Thursday, June 14, 2007
We've talked about the clash between the African Cup of Nations and the European domestic calender before here (Kanoute's dilemma) and here (El Hadji Diouf's statements).
Now comes an interesting article and online debate on the Guardian Unlimited's website about this very issue.
Please read the article
and tell us what you think.
This is a hot-button issue in the world of football right now: the clash between club and country. Nowhere is it more extreme than in the world of African football, where we see players leave from between two to six weeks for the bi-annual tournament.
I've gone on record stating my belief that the Confederation of African Football should seriously consider changing their scheduling to accommodate the European clubs more. But after reading this article, I'm torn. Yes, I think they should change their scheduling. But at the price of diluting such an exciting tournament, just to placate former colonial powers?
It's a touchy issue and the article is poignant and filling. So are the comments by some of the readers, who are as informed as the author, Paul Doyle.
Here are some telling excerpts:
... in the interests of mutually-beneficial cooperation, couldn't Africa cut Europe some slack by not staging their shindig smack bang in the middle of most European league seasons? Issa Hayatou, chief of the Conféderation Africaine de Football, has a tried-and-trusted counter to that quibble. "We hold it in January and February because of our rainy seasons," he explains. "The simple fact is that in June three-quarters of Africa is under water. So just as Europeans can't play in winter because their pitches are frozen, we can't play in summer because most of ours are flooded."
Three-quarters is an exaggeration - southern Africa, the Mahgreb, the Sahel and much of east Africa are eminently playable during these periods. But it's true that rain wreaks havoc in parts of tropical Africa at the same time. So why stage ACN qualifiers this weekend? And why does the African Champions League run throughout June, July and August every year, all the way up to the final in November? Because though it complicates matters, the rain can often be surmounted (usually by accepting a small degree of flexibility with the fixtures, so that they can be postponed for a day or two if necessary - something which, admittedly, would not be so easily done in a more compact competition such as the ACN). So if climate is not the main motive for always holding the ACN in January and February (when it also rains in much of the continent anyway), can you guess what the major reason is? That's right: money.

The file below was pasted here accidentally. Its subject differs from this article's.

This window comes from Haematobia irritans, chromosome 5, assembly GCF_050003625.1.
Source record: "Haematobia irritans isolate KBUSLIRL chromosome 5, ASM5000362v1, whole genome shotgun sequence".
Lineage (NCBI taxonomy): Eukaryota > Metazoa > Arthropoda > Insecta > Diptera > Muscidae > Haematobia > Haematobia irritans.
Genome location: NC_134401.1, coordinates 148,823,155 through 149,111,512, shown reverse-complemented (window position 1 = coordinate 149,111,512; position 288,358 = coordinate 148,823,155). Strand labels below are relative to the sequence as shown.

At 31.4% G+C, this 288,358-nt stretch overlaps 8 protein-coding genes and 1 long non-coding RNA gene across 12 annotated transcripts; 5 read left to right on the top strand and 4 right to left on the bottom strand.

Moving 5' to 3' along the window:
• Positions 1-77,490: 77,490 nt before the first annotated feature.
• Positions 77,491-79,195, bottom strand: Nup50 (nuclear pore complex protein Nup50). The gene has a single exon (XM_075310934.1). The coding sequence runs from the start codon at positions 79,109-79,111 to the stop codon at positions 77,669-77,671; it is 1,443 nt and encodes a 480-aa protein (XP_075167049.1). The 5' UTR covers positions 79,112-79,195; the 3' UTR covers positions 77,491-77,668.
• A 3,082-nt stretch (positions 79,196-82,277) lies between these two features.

If the tournament were held in June or July it would clash with one or more of the following: the World Cup, the European Championships, the Copa America, the Summer Olympics. Such scheduling would puncture television interest in Africa's showpiece, deflating the continent's already flaccid football finances. So Africa is defying European clubs in order to nurture its own infrastructure. And so it should.
And some comments:
Carl Weathers said, 'Why should Africa cut Europe any bloody slack? Europe hardly needs any help, does it? I think the piece could have ended at "tough sh*t". Africa should hold its tournaments and qualifying matches whenever it pleases. if that means more top African players stay in Africa then all the better, surely? If the African and Asian nations ever hope to compete with Europe and Americas then they need strong national and continental competition. Why should they be a feeder system for Europe?
BobTaylor says, European clubs are not short of money. They know the rules. They know when the Cup of Nations is scheduled to be played.
English clubs, with no squad size restrictions, can sign extra players to cope with this problem (which does conveniently happen in the middle of the transfer window). Its like Mourinho complaining about having no defenders. Absolute garbage - it was his decision to sign the players he did, and not to have a larger squad. He made his bed, now he must lie in it.
Spanish clubs are slightly more restricted, because they have to supply a list of players in their squad for each half of the season, supplemented by youth players as required. Diarra at RM for example is using up a squad place that they cannot give to two players. Still, though, they decided to sign him, knowing his international commitments. It really is just tough sh1t.
European clubs are only negatively affected by the ACN if they choose to be.
But a dissenter: Whether Africa should help out Europe isn't really the point. Obviously the organisers could and are perfectly within their rights to maintain the Africa Cup of Nations as it is. However, given increasing numbers of players are playing at top clubs in the top competition (ie the Champions League), it doesn't take much to forsee potential mass retirement from the national team for Africa's top players.
If a player has the opportunity to join someone like Real Madrid and his agent was informed that they'd love to sign him, but can't afford him taking 6 weeks a season off every other year, there is a massive incentive to simply walk away from the national team and concentrate on European league football. Rescheduling the cup would be the way to protect against this. Obviously the organisers can do what they will, but they're walking into a potential disaster if they end up losing all their top players from the international game.